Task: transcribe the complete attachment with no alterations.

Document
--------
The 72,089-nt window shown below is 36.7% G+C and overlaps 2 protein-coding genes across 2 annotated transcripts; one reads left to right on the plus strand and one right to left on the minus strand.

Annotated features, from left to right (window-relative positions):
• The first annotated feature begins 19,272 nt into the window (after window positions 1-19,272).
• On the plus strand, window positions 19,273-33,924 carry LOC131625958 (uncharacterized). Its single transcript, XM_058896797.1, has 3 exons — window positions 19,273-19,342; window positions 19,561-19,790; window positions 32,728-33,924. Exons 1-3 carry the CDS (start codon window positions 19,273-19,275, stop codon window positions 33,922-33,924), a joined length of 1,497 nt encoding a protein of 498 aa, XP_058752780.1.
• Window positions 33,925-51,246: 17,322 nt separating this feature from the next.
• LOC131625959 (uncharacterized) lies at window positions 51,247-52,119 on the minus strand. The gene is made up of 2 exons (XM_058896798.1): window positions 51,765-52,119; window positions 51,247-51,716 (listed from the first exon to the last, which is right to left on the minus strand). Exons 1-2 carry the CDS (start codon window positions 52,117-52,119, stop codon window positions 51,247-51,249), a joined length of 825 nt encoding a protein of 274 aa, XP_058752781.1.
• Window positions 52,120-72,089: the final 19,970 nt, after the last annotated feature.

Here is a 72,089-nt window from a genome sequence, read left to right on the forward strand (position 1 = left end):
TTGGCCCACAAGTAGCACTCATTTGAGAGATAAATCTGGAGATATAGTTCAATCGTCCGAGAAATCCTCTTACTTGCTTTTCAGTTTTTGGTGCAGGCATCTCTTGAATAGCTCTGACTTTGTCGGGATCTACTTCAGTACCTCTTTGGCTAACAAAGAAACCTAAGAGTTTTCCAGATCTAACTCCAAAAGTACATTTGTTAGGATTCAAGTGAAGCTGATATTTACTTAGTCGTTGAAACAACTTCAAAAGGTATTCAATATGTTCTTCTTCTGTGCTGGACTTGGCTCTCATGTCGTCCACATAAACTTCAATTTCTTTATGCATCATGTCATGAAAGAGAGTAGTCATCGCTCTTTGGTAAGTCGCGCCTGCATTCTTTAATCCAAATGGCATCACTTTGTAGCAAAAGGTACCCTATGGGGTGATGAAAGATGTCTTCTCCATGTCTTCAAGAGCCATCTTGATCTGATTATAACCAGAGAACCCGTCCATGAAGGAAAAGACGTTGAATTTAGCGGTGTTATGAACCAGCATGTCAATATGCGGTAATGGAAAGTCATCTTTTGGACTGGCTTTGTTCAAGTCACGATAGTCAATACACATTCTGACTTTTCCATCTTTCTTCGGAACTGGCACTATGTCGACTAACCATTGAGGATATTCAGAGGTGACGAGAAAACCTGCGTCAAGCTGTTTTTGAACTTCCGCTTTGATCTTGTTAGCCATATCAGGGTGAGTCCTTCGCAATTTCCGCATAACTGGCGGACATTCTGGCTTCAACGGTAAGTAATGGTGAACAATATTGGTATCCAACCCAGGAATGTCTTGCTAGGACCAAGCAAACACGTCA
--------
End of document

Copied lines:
The 72,089-nt window shown below is 36.7% G+C and overlaps 2 protein-coding genes across 2 annotated transcripts; one reads left to right on the plus strand and one right to left on the minus strand.

Annotated features, from left to right (window-relative positions):
• The first annotated feature begins 19,272 nt into the window (after window positions 1-19,272).
• On the plus strand, window positions 19,273-33,924 carry LOC131625958 (uncharacterized). Its single transcript, XM_058896797.1, has 3 exons — window positions 19,273-19,342; window positions 19,561-19,790; window positions 32,728-33,924. Exons 1-3 carry the CDS (start codon window positions 19,273-19,275, stop codon window positions 33,922-33,924), a joined length of 1,497 nt encoding a protein of 498 aa, XP_058752780.1.
• Window positions 33,925-51,246: 17,322 nt separating this feature from the next.
• LOC131625959 (uncharacterized) lies at window positions 51,247-52,119 on the minus strand. The gene is made up of 2 exons (XM_058896798.1): window positions 51,765-52,119; window positions 51,247-51,716 (listed from the first exon to the last, which is right to left on the minus strand). Exons 1-2 carry the CDS (start codon window positions 52,117-52,119, stop codon window positions 51,247-51,249), a joined length of 825 nt encoding a protein of 274 aa, XP_058752781.1.
• Window positions 52,120-72,089: the final 19,970 nt, after the last annotated feature.

Here is a 72,089-nt window from a genome sequence, read left to right on the forward strand (position 1 = left end):
TTGGCCCACAAGTAGCACTCATTTGAGAGATAAATCTGGAGATATAGTTCAATCGTCCGAGAAATCCTCTTACTTGCTTTTCAGTTTTTGGTGCAGGCATCTCTTGAATAGCTCTGACTTTGTCGGGATCTACTTCAGTACCTCTTTGGCTAACAAAGAAACCTAAGAGTTTTCCAGATCTAACTCCAAAAGTACATTTGTTAGGATTCAAGTGAAGCTGATATTTACTTAGTCGTTGAAACAACTTCAAAAGGTATTCAATATGTTCTTCTTCTGTGCTGGACTTGGCTCTCATGTCGTCCACATAAACTTCAATTTCTTTATGCATCATGTCATGAAAGAGAGTAGTCATCGCTCTTTGGTAAGTCGCGCCTGCATTCTTTAATCCAAATGGCATCACTTTGTAGCAAAAGGTACCCTATGGGGTGATGAAAGATGTCTTCTCCATGTCTTCAAGAGCCATCTTGATCTGATTATAACCAGAGAACCCGTCCATGAAGGAAAAGACGTTGAATTTAGCGGTGTTATGAACCAGCATGTCAATATGCGGTAATGGAAAGTCATCTTTTGGACTGGCTTTGTTCAAGTCACGATAGTCAATACACATTCTGACTTTTCCATCTTTCTTCGGAACTGGCACTATGTCGACTAACCATTGAGGATATTCAGAGGTGACGAGAAAACCTGCGTCAAGCTGTTTTTGAACTTCCGCTTTGATCTTGTTAGCCATATCAGGGTGAGTCCTTCGCAATTTCCGCATAACTGGCGGACATTCTGGCTTCAACGGTAAGTAATGGTGAACAATATTGGTATCCAACCCAGGAATGTCTTGCTAGGACCAAGCAAACACGTCA